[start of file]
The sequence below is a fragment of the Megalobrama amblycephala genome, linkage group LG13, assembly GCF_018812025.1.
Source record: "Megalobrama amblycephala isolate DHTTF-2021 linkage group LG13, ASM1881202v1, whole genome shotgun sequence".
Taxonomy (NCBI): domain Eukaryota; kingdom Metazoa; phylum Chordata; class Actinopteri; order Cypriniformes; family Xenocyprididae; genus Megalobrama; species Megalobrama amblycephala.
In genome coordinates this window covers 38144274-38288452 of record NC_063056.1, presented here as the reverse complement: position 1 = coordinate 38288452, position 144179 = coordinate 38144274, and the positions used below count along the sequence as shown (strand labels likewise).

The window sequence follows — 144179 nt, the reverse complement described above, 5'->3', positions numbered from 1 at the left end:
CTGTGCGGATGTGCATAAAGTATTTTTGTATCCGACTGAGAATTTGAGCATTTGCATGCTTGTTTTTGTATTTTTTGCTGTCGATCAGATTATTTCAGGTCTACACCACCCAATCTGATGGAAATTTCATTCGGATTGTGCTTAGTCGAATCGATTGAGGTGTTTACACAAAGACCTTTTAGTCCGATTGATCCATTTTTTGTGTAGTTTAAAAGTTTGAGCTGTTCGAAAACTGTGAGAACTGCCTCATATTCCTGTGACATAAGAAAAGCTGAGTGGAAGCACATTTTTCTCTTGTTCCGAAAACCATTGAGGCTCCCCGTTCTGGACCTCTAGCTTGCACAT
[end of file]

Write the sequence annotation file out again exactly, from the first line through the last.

The sequence below is a fragment of the Megalobrama amblycephala genome, linkage group LG13, assembly GCF_018812025.1.
Source record: "Megalobrama amblycephala isolate DHTTF-2021 linkage group LG13, ASM1881202v1, whole genome shotgun sequence".
Taxonomy (NCBI): domain Eukaryota; kingdom Metazoa; phylum Chordata; class Actinopteri; order Cypriniformes; family Xenocyprididae; genus Megalobrama; species Megalobrama amblycephala.
In genome coordinates this window covers 38144274-38288452 of record NC_063056.1, presented here as the reverse complement: position 1 = coordinate 38288452, position 144179 = coordinate 38144274, and the positions used below count along the sequence as shown (strand labels likewise).

The window sequence follows — 144179 nt, the reverse complement described above, 5'->3', positions numbered from 1 at the left end:
CTGTGCGGATGTGCATAAAGTATTTTTGTATCCGACTGAGAATTTGAGCATTTGCATGCTTGTTTTTGTATTTTTTGCTGTCGATCAGATTATTTCAGGTCTACACCACCCAATCTGATGGAAATTTCATTCGGATTGTGCTTAGTCGAATCGATTGAGGTGTTTACACAAAGACCTTTTAGTCCGATTGATCCATTTTTTGTGTAGTTTAAAAGTTTGAGCTGTTCGAAAACTGTGAGAACTGCCTCATATTCCTGTGACATAAGAAAAGCTGAGTGGAAGCACATTTTTCTCTTGTTCCGAAAACCATTGAGGCTCCCCGTTCTGGACCTCTAGCTTGCACAT